Twitter is launching a bold TV experiment and if it takes, it could change the face of second-screen viewing — at least as far as Twitter is concerned.
It’s only fitting since social media has, for the last five years or so been an agent of change for TV.
We don’t watch TV the way we used to — at least not anything we’re watching live. The conversations we used to have in our living rooms about Survivor, The Bachelor, Lost The Academy Awards and potboilers like Scandal, have migrated to social media.
A recent study by Nielsen says that at least 15% of TV viewers enjoy TV more “when social media is involved.” They’re also, Nielsen notes, still watching live TV. Adults (18 and over) watch over five hours of live TV per day. And when we watch live TV we use social media to engage, react and discuss.
On Twitter, we manage these interactions with hashtags. If you wanted to keep track of all the conversation revolving around the Academy Awards ceremony, you used #Oscar2015 in your tweets and watched for tweets containing that hashtag. Savvier Twitter users employ Twitter dashboards to track all the activity revolving around these hashtags. Tools like TweetDeck and Hootsuite and put all related tweets in a single column, while leaving your other columns, Notifications, your general Twitter stream, Discovery, untouched.
Twitter’s traditional homepage has always been little used in this quest to have the ultimate second-screen experience. But this Twitter TV Timelines experiment could change all that — at least for mobile. Sorry, there’s no indication this experiment is running on Twitter for desktop.
Mashable got early access to Twitter’s first foray into Twitter TV conversation management. It’s only accessible, in limited quantities, through Twitter for iPhone’s March 12 update.
The concept is fairly simple. Twitter sees you using a TV show-related hashtag, a character’s name, even a key phrase from one of a handful of designated shows. For this experiment it’s American Idol, Big Bang Theory, @Midnight and The Blacklist. A dialogue box pops up on your iPhone Twitter Timeline (at the top) and invites you to try out Twitter TV Timelines. If you accept, you’ll see a very unusual Twitter interface.
Think of TV Timelines as TweetDeck (which is owned and operated by Twitter) for TV. The interface is separated into three columns or panes that you can swipe through: Highlights, Media and All. This organization is designed to help make it easier for you to track not only all the conversation revolving around, say The Blacklists, but to also cut out all the noise by showing you highlights and key media. That media will include show-related photos, vines and videos.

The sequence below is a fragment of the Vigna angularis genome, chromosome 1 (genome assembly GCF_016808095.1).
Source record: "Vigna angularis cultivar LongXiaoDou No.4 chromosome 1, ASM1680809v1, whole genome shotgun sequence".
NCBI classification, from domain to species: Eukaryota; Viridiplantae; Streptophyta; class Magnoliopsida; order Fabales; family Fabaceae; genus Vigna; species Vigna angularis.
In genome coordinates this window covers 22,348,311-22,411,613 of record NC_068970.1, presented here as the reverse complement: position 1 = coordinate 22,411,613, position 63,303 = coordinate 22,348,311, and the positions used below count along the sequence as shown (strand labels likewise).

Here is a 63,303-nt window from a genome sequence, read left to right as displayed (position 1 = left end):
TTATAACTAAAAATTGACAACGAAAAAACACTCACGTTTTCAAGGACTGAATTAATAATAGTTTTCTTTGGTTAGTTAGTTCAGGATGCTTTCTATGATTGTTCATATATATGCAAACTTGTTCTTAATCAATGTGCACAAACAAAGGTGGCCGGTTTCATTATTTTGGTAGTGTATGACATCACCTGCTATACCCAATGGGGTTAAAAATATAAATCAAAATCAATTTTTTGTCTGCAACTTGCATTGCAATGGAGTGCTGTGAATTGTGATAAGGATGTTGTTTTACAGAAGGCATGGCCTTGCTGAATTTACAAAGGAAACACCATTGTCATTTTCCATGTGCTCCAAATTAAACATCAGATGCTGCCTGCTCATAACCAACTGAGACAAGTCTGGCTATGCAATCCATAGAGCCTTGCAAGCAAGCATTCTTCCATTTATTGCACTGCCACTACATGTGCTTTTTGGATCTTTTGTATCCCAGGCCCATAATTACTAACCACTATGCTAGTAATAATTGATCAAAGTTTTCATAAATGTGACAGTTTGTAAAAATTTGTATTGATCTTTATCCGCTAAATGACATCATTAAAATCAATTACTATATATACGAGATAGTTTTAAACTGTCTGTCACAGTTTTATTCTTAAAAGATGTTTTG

The obvious benefit here is that you can dive deep into the Twitter conversation for one show and easily ignore everything else — because you’re not seeing anything else. Naturally, tweets built while you’re in the TV Timeline automatically include the show hash tag.
These shows and networks know about the experiment, but since it’s so early, it’s unlikely you’d see anything special from them beyond posts from the stars who are already live-tweeting their shows and networks posting content relating to the shows — something they’d also do anyway.
For now, our sources tell us there are no ads in the TV Timeline, though you would have to assume that will change if this graduates to a real Twitter feature.
Twitter is not commenting publicly on the experiment, though it’s obvious that serving as a better second-screen partner is a strategic move. After every major live TV event, both Twitter and Facebook tout engagement numbers. On the face of it, Facebook appears to be winning. It has a larger global audience and typically posts significantly larger numbers. On the other hand, we could be comparing apples to oranges. Are Twitter favorites analogous to Facebook likes? Do Twitter retweets equal Facebook shares?
Regardless, Twitter clearly wants to make it easier for second-screeners to use Twitter. One wonders if Facebook will respond with its own set of TV second screen viewing tools.
In the meantime, the TV Timelines experiment is Twitter’s most aggressive attempt to manage conversation topics. Twitter’s users are a fairly vocal bunch who will probably either love that they can dive so deeply into a single show’s conversation or resent to the level of Twitter’s control.
It’s worth noting, though, that TV Timelines may actually help stop people from hijacking a show hashtag for their own uses. In fact, I wonder if those errant tweets will even appear in Twitter TV Timelines. I can almost hear frequent TV show live-tweeter William Shatner shouting “hallelujah!” (or “Leave my Twitter stream alone!”) from here.
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